June 19, 2013
Tango or tangle with Tehran?
The academic sideshows in Georgetown and Harvard should not distract attention from the most concrete and negative result of President Cristina Fernández de Kirchner’s week in the United States — relaunching relations with Iran. There has been a stream of comment over the presidential denials of inflation and currency curbs, from which side the aggression came in the tense encounter between CFK and her student audiences and the merits of her unflattering comparison between Harvard and La Matanza universities (whether it was a mindless gaffe gratuitously insulting a district with five percent of the national electorate, an invention of a malicious media, a subtle irony or whether we should be paying more attention to what she does for, than says about that university). Yet what CFK says (and it would be hard to deny that she says too much for her own good) ultimately matters less than what she does — hence the need to focus on Iran.
If last week we described CFK’s United Nations General Assembly speech as a giant sandwich against the international financial order between two Middle Eastern slices, her presence here since her return until yesterday afternoon could also be termed a sandwich between two Middle Eastern slices — namely establishing dialogue with Iran in New York and joining the APSA Arab-South American summit in Lima as from today. There are two perspectives for interpreting the overtures to Iran — as expressing a strictly domestic agenda or as a quantum shift in Argentina’s geopolitical strategy. The stated purpose of seeking new openings to clarify the 1994 AMIA Jewish community centre terrorist bombing gains credibility to the extent that the families of the victims and other parties in Congress are consulted and the pressure sustained on Tehran to hand over its suspects. Otherwise it would be hard not to see Venezuela as a key link in the new relationship between Argentina and Iran, while it would be tempting to conclude that CFK views her new best friends in the world as oil-rich countries with exotic (not necessarily leftwing) and anti-Western ideologies, a network including Angola and Azerbaijan — a sweeping generalization perhaps best disproved by responsible Argentine behaviour on the UN Security Council as from next year (although Foreign Minister Héctor Timerman’s explicit support for Iran’s controversial nuclear programme when he could have kept silent does not encourage optimism here).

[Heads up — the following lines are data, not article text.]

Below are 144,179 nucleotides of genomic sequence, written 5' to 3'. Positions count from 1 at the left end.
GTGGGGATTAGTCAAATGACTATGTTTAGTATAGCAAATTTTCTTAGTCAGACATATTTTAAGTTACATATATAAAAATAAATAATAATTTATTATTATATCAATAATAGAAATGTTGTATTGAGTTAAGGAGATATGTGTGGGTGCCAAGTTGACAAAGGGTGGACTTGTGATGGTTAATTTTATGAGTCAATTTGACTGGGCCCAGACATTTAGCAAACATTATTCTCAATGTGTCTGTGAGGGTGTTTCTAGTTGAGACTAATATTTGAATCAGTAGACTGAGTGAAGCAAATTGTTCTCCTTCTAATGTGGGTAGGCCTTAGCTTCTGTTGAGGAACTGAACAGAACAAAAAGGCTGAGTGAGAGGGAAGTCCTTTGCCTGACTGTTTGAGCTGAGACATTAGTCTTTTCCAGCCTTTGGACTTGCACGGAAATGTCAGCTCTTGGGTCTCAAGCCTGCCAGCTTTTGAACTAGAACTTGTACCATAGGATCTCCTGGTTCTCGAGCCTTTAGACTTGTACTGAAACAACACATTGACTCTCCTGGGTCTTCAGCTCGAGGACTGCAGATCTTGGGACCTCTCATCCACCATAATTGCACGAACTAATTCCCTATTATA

Lateral thinking to crack open the AMIA mystery or Bolivarian diplomacy with perhaps a cynical redefinition of the AMIA case in Iran’s favour (revival of the “Syrian connection”?)? The jury is out.